I'm not a big fan of public opinion polls.
With the exception of whatever happened in Indiana the other night, polling takes the fun and excitement out of election night results. I don't need a poll to tell me that people are worried about retirement, that the war in Iraq is unpopular or that gas prices are too high. And, I'm not sure I care what day of the week or part of the baseball field is the favorite of 1,000 Americans.
Just when I thought all the polling questions had been asked, the Wall Street Journal came through with a story headlined, "I Do: With online polling, brides-to-be are turning to a new type of wedding planner -- a few hundred of their closest friends."
"As the MySpace generation begins to marry, everybody's invited to help plan the wedding," the Journal reported.
One groom had his friends vote on whether he should shave his head for his wedding. Others are getting input on the cakes (with a separate category for frosting), drinks, honeymoon destinations, first dance songs, and type of music.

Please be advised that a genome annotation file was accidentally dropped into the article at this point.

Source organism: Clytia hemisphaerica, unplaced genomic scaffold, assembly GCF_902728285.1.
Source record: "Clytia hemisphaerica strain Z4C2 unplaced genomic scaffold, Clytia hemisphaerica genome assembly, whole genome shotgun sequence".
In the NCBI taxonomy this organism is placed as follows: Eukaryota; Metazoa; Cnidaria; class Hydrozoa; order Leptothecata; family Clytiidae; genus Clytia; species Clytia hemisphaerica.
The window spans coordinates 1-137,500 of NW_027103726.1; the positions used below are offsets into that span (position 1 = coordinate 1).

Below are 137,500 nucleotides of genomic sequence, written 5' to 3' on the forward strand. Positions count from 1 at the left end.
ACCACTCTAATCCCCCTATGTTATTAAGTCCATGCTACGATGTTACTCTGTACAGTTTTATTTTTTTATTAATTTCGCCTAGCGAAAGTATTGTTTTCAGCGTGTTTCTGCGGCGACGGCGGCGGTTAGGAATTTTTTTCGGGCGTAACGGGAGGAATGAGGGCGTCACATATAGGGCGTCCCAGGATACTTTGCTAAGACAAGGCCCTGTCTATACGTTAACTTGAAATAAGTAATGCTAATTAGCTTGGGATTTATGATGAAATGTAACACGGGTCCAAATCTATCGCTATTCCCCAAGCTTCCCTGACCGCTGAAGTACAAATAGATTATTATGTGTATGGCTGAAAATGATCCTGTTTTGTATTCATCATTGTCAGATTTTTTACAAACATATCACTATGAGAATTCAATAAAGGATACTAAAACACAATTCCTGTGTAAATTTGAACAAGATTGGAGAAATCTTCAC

An expert from The Knot said, "Collaborative wedding plans are only a part of 'the wikifying of everything.'"
That inspired me to see what Wikipedia had to say about polling. Much to my surprise, I saw that the groom who asked friends whether he should shave his head for his wedding might not be so off base: Wikipedia offered:
"Etymology 1: From polle ('hair of the head'), (recorded in English since c.1290), from Middle Low German or Middle Dutch pol ('head, top'). Meaning 'collection of votes' is first recorded 1625, from notion of 'counting heads.'"
By the way, the Wall Street Journal reports, "'Without hair' trounced 'with hair' by a landslide." It will be interesting to see if the bride and groom agree with the poll results as years go on.
Now we go on to West Virginia...although the pollsters have already told me everything I didn't want to know yet.